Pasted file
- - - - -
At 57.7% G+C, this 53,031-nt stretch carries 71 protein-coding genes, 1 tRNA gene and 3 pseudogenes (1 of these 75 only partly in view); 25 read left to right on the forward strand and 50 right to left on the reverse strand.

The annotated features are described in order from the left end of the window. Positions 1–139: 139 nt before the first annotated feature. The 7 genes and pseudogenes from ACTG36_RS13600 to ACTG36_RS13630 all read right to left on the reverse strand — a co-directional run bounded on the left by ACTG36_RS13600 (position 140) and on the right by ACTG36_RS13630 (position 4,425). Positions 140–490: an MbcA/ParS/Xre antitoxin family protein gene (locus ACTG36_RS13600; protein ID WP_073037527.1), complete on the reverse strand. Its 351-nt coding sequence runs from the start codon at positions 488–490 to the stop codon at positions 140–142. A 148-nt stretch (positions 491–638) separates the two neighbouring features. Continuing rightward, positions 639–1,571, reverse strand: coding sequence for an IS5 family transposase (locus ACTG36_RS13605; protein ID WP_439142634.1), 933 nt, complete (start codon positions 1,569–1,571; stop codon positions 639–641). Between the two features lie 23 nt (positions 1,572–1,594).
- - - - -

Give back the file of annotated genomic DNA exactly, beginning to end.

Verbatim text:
At 57.7% G+C, this 53,031-nt stretch carries 71 protein-coding genes, 1 tRNA gene and 3 pseudogenes (1 of these 75 only partly in view); 25 read left to right on the forward strand and 50 right to left on the reverse strand.

The annotated features are described in order from the left end of the window. Positions 1–139: 139 nt before the first annotated feature. The 7 genes and pseudogenes from ACTG36_RS13600 to ACTG36_RS13630 all read right to left on the reverse strand — a co-directional run bounded on the left by ACTG36_RS13600 (position 140) and on the right by ACTG36_RS13630 (position 4,425). Positions 140–490: an MbcA/ParS/Xre antitoxin family protein gene (locus ACTG36_RS13600; protein ID WP_073037527.1), complete on the reverse strand. Its 351-nt coding sequence runs from the start codon at positions 488–490 to the stop codon at positions 140–142. A 148-nt stretch (positions 491–638) separates the two neighbouring features. Continuing rightward, positions 639–1,571, reverse strand: coding sequence for an IS5 family transposase (locus ACTG36_RS13605; protein ID WP_439142634.1), 933 nt, complete (start codon positions 1,569–1,571; stop codon positions 639–641). Between the two features lie 23 nt (positions 1,572–1,594).